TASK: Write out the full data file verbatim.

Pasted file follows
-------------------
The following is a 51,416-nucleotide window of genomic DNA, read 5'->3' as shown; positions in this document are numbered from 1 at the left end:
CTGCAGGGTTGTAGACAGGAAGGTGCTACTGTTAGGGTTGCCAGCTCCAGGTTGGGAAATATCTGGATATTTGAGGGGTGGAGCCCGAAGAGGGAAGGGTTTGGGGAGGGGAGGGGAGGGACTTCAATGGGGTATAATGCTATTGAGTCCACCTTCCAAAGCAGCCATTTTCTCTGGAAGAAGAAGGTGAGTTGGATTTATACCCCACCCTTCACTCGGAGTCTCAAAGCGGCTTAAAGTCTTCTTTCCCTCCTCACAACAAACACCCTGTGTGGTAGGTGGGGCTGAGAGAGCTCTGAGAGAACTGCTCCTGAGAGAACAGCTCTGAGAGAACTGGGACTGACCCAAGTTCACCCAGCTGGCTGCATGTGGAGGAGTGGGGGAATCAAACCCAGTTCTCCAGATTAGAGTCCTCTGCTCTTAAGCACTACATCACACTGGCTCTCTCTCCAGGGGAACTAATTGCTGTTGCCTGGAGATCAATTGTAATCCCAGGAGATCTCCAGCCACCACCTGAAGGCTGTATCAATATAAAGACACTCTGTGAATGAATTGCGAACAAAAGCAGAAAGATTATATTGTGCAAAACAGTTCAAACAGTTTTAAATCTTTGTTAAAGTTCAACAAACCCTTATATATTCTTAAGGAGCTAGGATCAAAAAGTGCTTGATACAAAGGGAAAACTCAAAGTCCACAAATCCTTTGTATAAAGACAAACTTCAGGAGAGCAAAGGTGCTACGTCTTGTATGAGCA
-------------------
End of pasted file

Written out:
The following is a 51,416-nucleotide window of genomic DNA, read 5'->3' as shown; positions in this document are numbered from 1 at the left end:
CTGCAGGGTTGTAGACAGGAAGGTGCTACTGTTAGGGTTGCCAGCTCCAGGTTGGGAAATATCTGGATATTTGAGGGGTGGAGCCCGAAGAGGGAAGGGTTTGGGGAGGGGAGGGGAGGGACTTCAATGGGGTATAATGCTATTGAGTCCACCTTCCAAAGCAGCCATTTTCTCTGGAAGAAGAAGGTGAGTTGGATTTATACCCCACCCTTCACTCGGAGTCTCAAAGCGGCTTAAAGTCTTCTTTCCCTCCTCACAACAAACACCCTGTGTGGTAGGTGGGGCTGAGAGAGCTCTGAGAGAACTGCTCCTGAGAGAACAGCTCTGAGAGAACTGGGACTGACCCAAGTTCACCCAGCTGGCTGCATGTGGAGGAGTGGGGGAATCAAACCCAGTTCTCCAGATTAGAGTCCTCTGCTCTTAAGCACTACATCACACTGGCTCTCTCTCCAGGGGAACTAATTGCTGTTGCCTGGAGATCAATTGTAATCCCAGGAGATCTCCAGCCACCACCTGAAGGCTGTATCAATATAAAGACACTCTGTGAATGAATTGCGAACAAAAGCAGAAAGATTATATTGTGCAAAACAGTTCAAACAGTTTTAAATCTTTGTTAAAGTTCAACAAACCCTTATATATTCTTAAGGAGCTAGGATCAAAAAGTGCTTGATACAAAGGGAAAACTCAAAGTCCACAAATCCTTTGTATAAAGACAAACTTCAGGAGAGCAAAGGTGCTACGTCTTGTATGAGCA